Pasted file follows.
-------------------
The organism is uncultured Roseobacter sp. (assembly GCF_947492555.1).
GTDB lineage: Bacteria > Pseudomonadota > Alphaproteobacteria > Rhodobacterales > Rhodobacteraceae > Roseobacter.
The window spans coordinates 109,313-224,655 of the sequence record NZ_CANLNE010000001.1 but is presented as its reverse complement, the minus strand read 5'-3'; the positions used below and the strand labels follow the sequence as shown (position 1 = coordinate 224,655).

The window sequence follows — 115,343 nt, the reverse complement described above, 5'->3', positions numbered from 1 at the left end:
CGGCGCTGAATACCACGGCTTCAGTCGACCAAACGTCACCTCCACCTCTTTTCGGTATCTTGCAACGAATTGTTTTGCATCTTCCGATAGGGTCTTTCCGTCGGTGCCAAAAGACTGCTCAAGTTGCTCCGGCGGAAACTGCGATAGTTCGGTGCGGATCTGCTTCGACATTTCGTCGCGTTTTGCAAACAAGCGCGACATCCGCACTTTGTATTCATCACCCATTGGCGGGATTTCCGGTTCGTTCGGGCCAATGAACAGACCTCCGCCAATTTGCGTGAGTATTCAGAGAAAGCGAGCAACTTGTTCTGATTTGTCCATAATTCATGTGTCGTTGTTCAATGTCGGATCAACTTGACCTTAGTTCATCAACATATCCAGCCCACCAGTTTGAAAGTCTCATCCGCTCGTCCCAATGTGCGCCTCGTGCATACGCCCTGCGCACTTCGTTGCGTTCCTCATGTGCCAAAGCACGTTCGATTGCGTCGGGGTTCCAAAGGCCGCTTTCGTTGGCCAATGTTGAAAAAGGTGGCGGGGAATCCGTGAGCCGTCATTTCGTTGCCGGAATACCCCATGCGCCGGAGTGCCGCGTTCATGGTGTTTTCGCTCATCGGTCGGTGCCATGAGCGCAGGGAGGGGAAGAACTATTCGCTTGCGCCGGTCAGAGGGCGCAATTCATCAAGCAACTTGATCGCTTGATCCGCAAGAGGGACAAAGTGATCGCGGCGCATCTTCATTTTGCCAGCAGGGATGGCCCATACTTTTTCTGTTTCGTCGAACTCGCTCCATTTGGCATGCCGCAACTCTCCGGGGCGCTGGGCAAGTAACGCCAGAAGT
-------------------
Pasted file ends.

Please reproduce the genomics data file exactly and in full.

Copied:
The organism is uncultured Roseobacter sp. (assembly GCF_947492555.1).
GTDB lineage: Bacteria > Pseudomonadota > Alphaproteobacteria > Rhodobacterales > Rhodobacteraceae > Roseobacter.
The window spans coordinates 109,313-224,655 of the sequence record NZ_CANLNE010000001.1 but is presented as its reverse complement, the minus strand read 5'-3'; the positions used below and the strand labels follow the sequence as shown (position 1 = coordinate 224,655).

The window sequence follows — 115,343 nt, the reverse complement described above, 5'->3', positions numbered from 1 at the left end:
CGGCGCTGAATACCACGGCTTCAGTCGACCAAACGTCACCTCCACCTCTTTTCGGTATCTTGCAACGAATTGTTTTGCATCTTCCGATAGGGTCTTTCCGTCGGTGCCAAAAGACTGCTCAAGTTGCTCCGGCGGAAACTGCGATAGTTCGGTGCGGATCTGCTTCGACATTTCGTCGCGTTTTGCAAACAAGCGCGACATCCGCACTTTGTATTCATCACCCATTGGCGGGATTTCCGGTTCGTTCGGGCCAATGAACAGACCTCCGCCAATTTGCGTGAGTATTCAGAGAAAGCGAGCAACTTGTTCTGATTTGTCCATAATTCATGTGTCGTTGTTCAATGTCGGATCAACTTGACCTTAGTTCATCAACATATCCAGCCCACCAGTTTGAAAGTCTCATCCGCTCGTCCCAATGTGCGCCTCGTGCATACGCCCTGCGCACTTCGTTGCGTTCCTCATGTGCCAAAGCACGTTCGATTGCGTCGGGGTTCCAAAGGCCGCTTTCGTTGGCCAATGTTGAAAAAGGTGGCGGGGAATCCGTGAGCCGTCATTTCGTTGCCGGAATACCCCATGCGCCGGAGTGCCGCGTTCATGGTGTTTTCGCTCATCGGTCGGTGCCATGAGCGCAGGGAGGGGAAGAACTATTCGCTTGCGCCGGTCAGAGGGCGCAATTCATCAAGCAACTTGATCGCTTGATCCGCAAGAGGGACAAAGTGATCGCGGCGCATCTTCATTTTGCCAGCAGGGATGGCCCATACTTTTTCTGTTTCGTCGAACTCGCTCCATTTGGCATGCCGCAACTCTCCGGGGCGCTGGGCAAGTAACGCCAGAAGT